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Aging baseball field seeks some much needed attention

Pahrump Valley High School’s aging baseball field was addressed at the last Nye County School Board meeting on Tuesday night with a presentation made by concerned parents and the school baseball team as over 20 parents and baseball team members gathered in the board chambers to let people know that the baseball field is unsafe to play on.

The three-hour meeting resulted in the school board asking the superintendent to re-evaluate how the district can improve what they are currently doing to the baseball field.

Talk to any baseball player on the Trojans baseball team and he would tell you that he is risking injury every time he plays on their home field in Pahrump.

The once cherished field that was so well groomed by Rod Poteete, the first Trojans baseball coach, and his players is now in disrepair, needing some much needed attention after years of neglect due to budget cuts. This is something that both the school district and the team will agree on.

Some players like outfielder Aaron Fuentes, have already hurt themselves playing on the field.

“I injured my knee in center field before the season started,” he said. “There is this pot hole that has been there since I was in seventh grade.”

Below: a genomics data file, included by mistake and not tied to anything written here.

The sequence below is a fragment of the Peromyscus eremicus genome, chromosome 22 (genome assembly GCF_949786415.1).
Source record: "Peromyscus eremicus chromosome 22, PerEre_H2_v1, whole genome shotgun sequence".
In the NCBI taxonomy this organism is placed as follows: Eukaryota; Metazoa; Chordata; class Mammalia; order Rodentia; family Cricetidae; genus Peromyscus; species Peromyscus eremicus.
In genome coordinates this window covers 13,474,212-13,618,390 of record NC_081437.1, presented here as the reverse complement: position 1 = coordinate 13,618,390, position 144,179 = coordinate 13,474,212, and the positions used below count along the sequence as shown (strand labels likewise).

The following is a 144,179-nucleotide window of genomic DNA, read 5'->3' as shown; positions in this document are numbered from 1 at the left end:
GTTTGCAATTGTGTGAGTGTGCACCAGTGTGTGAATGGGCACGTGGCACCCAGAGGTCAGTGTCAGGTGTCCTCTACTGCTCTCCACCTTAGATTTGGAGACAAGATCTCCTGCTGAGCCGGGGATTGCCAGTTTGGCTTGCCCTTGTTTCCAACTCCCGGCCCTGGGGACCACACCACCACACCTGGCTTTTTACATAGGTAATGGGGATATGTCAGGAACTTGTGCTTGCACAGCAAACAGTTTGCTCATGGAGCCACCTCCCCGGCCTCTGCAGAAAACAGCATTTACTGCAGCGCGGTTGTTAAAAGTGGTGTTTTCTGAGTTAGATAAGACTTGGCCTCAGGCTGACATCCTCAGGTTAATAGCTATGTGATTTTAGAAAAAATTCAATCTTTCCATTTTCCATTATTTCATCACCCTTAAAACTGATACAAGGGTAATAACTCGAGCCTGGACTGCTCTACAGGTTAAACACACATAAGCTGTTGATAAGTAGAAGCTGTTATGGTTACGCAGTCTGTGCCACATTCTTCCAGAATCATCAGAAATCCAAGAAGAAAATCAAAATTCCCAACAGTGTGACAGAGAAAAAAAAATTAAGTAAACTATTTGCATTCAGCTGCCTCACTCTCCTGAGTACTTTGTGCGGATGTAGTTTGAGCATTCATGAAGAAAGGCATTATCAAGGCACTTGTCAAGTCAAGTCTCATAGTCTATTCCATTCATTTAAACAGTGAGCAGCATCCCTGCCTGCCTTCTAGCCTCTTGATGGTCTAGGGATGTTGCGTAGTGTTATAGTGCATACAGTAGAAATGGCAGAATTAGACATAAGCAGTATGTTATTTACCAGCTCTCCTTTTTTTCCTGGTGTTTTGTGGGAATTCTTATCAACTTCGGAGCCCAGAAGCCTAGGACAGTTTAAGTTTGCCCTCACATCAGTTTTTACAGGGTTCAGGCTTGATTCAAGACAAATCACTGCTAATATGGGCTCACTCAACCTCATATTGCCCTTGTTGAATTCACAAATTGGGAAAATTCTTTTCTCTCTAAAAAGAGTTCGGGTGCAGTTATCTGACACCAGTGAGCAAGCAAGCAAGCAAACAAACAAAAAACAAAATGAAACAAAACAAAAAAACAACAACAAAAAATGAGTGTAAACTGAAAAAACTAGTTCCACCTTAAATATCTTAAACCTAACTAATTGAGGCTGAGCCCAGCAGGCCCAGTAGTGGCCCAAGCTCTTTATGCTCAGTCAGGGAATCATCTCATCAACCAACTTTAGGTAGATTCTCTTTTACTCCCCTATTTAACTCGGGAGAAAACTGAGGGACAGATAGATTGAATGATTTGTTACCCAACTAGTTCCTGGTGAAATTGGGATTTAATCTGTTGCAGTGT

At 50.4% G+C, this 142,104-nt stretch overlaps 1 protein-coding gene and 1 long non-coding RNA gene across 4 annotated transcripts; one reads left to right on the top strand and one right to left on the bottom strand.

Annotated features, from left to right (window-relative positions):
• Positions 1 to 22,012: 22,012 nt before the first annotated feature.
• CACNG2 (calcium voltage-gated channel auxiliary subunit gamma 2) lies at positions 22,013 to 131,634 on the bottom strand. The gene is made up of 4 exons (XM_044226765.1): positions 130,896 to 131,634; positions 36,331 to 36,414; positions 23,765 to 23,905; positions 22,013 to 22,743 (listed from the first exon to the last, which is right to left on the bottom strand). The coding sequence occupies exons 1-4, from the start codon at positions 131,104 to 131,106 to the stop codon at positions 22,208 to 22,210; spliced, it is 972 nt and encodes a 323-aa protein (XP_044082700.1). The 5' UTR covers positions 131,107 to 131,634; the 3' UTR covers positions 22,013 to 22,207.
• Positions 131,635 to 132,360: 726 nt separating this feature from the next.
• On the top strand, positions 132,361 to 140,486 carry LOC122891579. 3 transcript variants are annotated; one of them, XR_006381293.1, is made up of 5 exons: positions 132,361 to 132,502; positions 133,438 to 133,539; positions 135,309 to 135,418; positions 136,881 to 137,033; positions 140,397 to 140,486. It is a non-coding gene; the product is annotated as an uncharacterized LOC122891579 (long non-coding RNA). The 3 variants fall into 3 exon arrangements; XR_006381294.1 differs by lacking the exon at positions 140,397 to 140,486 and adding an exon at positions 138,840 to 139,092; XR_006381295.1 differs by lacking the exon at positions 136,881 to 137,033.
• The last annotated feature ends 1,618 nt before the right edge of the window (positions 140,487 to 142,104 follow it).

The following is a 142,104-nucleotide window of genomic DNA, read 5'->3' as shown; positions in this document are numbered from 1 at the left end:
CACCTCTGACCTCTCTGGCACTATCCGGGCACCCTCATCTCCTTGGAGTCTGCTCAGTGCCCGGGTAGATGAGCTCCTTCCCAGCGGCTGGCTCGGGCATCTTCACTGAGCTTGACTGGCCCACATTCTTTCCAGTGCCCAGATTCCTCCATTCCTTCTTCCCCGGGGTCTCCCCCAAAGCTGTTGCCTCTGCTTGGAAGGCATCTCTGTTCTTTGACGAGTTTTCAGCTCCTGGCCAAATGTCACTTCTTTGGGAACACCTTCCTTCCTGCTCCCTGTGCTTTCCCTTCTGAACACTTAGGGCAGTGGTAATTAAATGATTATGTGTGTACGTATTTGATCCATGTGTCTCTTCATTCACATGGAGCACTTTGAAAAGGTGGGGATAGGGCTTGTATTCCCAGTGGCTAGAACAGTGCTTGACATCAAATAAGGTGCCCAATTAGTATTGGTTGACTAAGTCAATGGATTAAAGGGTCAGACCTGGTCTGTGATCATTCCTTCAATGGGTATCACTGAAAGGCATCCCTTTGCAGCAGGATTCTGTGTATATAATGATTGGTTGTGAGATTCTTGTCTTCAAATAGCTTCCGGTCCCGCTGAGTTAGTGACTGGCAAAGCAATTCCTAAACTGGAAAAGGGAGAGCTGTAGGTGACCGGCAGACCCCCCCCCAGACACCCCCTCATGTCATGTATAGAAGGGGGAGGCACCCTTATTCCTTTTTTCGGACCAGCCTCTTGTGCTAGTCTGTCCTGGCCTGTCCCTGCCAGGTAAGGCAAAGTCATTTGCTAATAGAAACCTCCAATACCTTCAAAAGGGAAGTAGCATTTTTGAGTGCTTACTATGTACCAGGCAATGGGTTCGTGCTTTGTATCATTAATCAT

He said the injury hurts enough to keep from exploding off of his knee.

“Picture your knee locked out,” he said. “And then picture someone stepping on it while it’s locked out, that’s the pain I feel.”

The boys described the outfield like it was Swiss cheese. Logan White, another Trojans outfielder, said the field attracts every gopher in town.

“There are just holes and gopher holes everywhere,” he said. “You go and track a ball and you don’t even know if your foot will slip right into something. It’s not safe.”

Annette Fuentes, Aaron’s mother, said the parents want to help the school district get the field conditioned and a much needed backstop renovated. The parents believe the current backstop is safety issue along with the field condition.

Fuentes explained that when people see the field the first thing they think about is gopher holes.

“The problem is much bigger than the gopher holes,” she said. “The field is a disaster, there are ridges and it just needs to be leveled out.”

Gege Murphy is another concerned parent. Murphy describes the field as “nearly unplayable and a disgrace to the school.”

Murphy said the grass is uneven, which was caused by the maintenance of the field.

She knows the school is trying to save money on the lawn care and cuts the water off in the summertime. This causes the grass to die in some spots, causing an unevenness in the grass.

Fuentes said they were turned away from volunteering their labor to fix the field and the backstop.

The school has had a long history of volunteers and the parents don’t understand what the problem is. The original baseball and softball field was all built by volunteers.

Fuentes met with the high school. She talked to the athletic director, Ed Kirkwood and assistant principal, Jason Odegard, and was referred to the district. From there she was told to take the problem to the board.